despair of ever having honest and efficient government. After decades of trying
to get honest leaders, the murderous
response of so many senior politicians, to anti-corruption efforts, is
demoralizing. While many politicians are being prosecuted, too many are
successfully using bribes, threats or violence to avoid conviction or
punishment. Then there was the recent dismissal of eleven members of the
anti-corruption commission (the EFCC, or Economic and Financial Crimes
Commission), for corruption.
In the Niger river delta oil region, the oil theft gangs have become
more violent, and are demonstrating their wealth by using more advanced weapons
(machine-guns, RPGs and anti-tank missiles). Apparently the gunrunners have
established lucrative connections with the gangs, and business is brisk. Casualties
are up as well, with some days seeing several dozen dead and wounded because of
clashes between security forces and oil gangs.
Christians, who comprise about half the population, are pressing the
government to do something about Islamic militants, who have recently burned
down another church in Kwara State. There, more Moslems are converting to
Christianity, angering Islamic conservatives. In this case, Islamic militants
complained that a new Christian church was too close (about 500 meters) to a
The recent kidnapping of an Israeli businessman in the delta got a lot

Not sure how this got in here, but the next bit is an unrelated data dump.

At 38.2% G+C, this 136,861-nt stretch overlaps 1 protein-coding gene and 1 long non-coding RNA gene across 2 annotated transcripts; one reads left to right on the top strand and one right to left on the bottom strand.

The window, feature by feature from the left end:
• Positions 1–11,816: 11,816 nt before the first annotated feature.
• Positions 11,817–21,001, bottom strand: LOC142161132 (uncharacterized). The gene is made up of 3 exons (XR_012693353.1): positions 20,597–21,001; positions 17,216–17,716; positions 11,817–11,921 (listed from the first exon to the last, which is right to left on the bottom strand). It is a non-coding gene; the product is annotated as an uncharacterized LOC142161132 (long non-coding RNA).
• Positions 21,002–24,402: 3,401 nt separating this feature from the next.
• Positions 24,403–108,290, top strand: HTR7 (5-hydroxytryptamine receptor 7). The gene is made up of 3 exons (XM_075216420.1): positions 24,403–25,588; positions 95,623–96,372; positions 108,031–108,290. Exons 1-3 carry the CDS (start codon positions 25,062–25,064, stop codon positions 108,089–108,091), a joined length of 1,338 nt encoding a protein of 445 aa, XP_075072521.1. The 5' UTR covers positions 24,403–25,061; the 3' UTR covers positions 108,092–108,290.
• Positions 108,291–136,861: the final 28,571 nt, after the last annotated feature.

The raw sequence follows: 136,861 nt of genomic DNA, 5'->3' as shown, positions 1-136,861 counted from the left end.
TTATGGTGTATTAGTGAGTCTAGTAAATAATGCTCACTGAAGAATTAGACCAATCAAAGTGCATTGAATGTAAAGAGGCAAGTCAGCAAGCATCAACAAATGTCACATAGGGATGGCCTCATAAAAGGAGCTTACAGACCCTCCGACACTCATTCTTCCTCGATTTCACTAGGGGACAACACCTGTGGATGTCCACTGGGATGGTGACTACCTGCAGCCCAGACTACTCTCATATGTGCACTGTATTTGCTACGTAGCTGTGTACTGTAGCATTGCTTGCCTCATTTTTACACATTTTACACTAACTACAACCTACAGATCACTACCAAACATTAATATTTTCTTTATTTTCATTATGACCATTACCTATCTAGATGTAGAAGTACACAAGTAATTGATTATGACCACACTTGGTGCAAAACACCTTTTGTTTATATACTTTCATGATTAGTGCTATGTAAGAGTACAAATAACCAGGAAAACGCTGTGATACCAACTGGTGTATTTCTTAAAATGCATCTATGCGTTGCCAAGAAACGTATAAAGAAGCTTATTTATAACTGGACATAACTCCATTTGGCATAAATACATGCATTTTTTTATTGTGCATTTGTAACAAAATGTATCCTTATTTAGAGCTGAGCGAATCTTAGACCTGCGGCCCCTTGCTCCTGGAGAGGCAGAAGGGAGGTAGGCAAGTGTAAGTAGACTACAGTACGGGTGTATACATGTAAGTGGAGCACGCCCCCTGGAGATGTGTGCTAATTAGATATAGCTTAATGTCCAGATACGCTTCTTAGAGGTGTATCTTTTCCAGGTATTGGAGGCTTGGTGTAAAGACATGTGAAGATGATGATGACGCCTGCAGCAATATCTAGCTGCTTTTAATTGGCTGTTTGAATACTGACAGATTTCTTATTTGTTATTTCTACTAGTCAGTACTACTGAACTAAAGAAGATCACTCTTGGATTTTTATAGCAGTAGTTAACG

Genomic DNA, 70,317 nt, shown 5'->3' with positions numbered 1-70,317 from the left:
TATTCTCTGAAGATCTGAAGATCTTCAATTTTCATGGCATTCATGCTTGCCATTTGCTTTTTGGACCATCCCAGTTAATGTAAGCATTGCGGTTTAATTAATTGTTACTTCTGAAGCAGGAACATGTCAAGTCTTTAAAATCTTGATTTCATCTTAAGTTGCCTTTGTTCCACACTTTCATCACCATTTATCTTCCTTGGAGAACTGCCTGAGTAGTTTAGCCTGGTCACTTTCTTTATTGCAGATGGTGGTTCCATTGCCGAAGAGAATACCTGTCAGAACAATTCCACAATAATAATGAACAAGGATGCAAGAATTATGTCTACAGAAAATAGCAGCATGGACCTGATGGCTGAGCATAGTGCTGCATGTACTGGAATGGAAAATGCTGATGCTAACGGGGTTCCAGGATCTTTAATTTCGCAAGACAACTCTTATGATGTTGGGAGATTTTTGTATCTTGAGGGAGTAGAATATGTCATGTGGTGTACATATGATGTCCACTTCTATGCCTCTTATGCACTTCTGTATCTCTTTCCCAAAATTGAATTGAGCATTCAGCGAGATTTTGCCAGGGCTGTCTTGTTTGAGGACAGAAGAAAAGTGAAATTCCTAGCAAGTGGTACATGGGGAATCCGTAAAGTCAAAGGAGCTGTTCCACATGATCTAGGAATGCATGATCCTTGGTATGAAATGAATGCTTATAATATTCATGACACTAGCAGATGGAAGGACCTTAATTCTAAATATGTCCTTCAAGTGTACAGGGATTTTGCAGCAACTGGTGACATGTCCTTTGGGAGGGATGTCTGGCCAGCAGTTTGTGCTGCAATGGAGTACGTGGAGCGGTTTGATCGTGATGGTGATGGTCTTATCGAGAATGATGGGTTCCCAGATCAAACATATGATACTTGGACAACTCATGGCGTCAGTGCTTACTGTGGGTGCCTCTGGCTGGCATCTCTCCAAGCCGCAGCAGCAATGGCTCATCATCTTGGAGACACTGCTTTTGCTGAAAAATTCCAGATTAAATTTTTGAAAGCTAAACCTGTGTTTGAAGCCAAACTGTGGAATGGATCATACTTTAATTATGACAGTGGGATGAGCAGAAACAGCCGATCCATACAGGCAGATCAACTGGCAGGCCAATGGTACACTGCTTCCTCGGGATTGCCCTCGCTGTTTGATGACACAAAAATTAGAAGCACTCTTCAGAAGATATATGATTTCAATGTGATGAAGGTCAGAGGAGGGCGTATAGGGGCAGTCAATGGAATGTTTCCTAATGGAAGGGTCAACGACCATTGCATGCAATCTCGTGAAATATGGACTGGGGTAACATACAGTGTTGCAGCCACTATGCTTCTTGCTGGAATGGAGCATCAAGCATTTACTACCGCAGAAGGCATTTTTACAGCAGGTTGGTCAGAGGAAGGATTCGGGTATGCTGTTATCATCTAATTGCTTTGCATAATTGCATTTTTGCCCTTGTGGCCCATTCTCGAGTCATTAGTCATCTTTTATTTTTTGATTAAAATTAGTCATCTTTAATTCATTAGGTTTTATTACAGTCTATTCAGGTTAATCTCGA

of publicity, because of the possible Islamic terrorist connection. But this
was one of some 200 kidnappings of foreign workers in the delta in the last two
years. Foreign business are less eager to operate in Nigeria, because of the
growing crime rate, and the higher costs of dealing with it.
September 2, 2008: Police
arrested an American film maker in the Niger river delta oil region, and
accused him of spying. The government is hostile to foreign journalists and
film makers who want to publicize what is going on in the delta. The American was
later released after U.S. diplomats raised a stink.
August 29, 2008: A tenth former
state governor has been arrested for corruption while he was in office (from
August 28, 2008: The new
commander of the armed forces has pledged to restore the discipline in the
military. This was lost in the 1990s, during the military dictatorship. The
army was used to keep the generals in power, and given the authority to do
whatever it took. Many soldiers became little different than bandits. They took
what they wanted, and were above the law. It was hard to re-adjust after
democracy returned in 1999. Now, nine years later, the army is trying to get
its act together.
August 26, 2008: An Israeli businessman
was kidnapped in Port Harcourt (in the delta). Such kidnappings are common
enough, but the Israeli embassy is all over this because Islamic terrorists
have been seeking to kill or kidnap Israelis overseas. So the Israeli
government is interested in finding out who did the kidnapping, as well as
getting the victim released. The kidnappers soon demanded a $12 million ransom.
The victim was released a week later, after a ransom was apparently paid. Hezbollah
was not involved.
August 25, 2008: In the Niger
river delta, rebels seized an oil company supply ship, and its eight man crew.
Much of the transportation needs of the oil industry in the delta is by ship.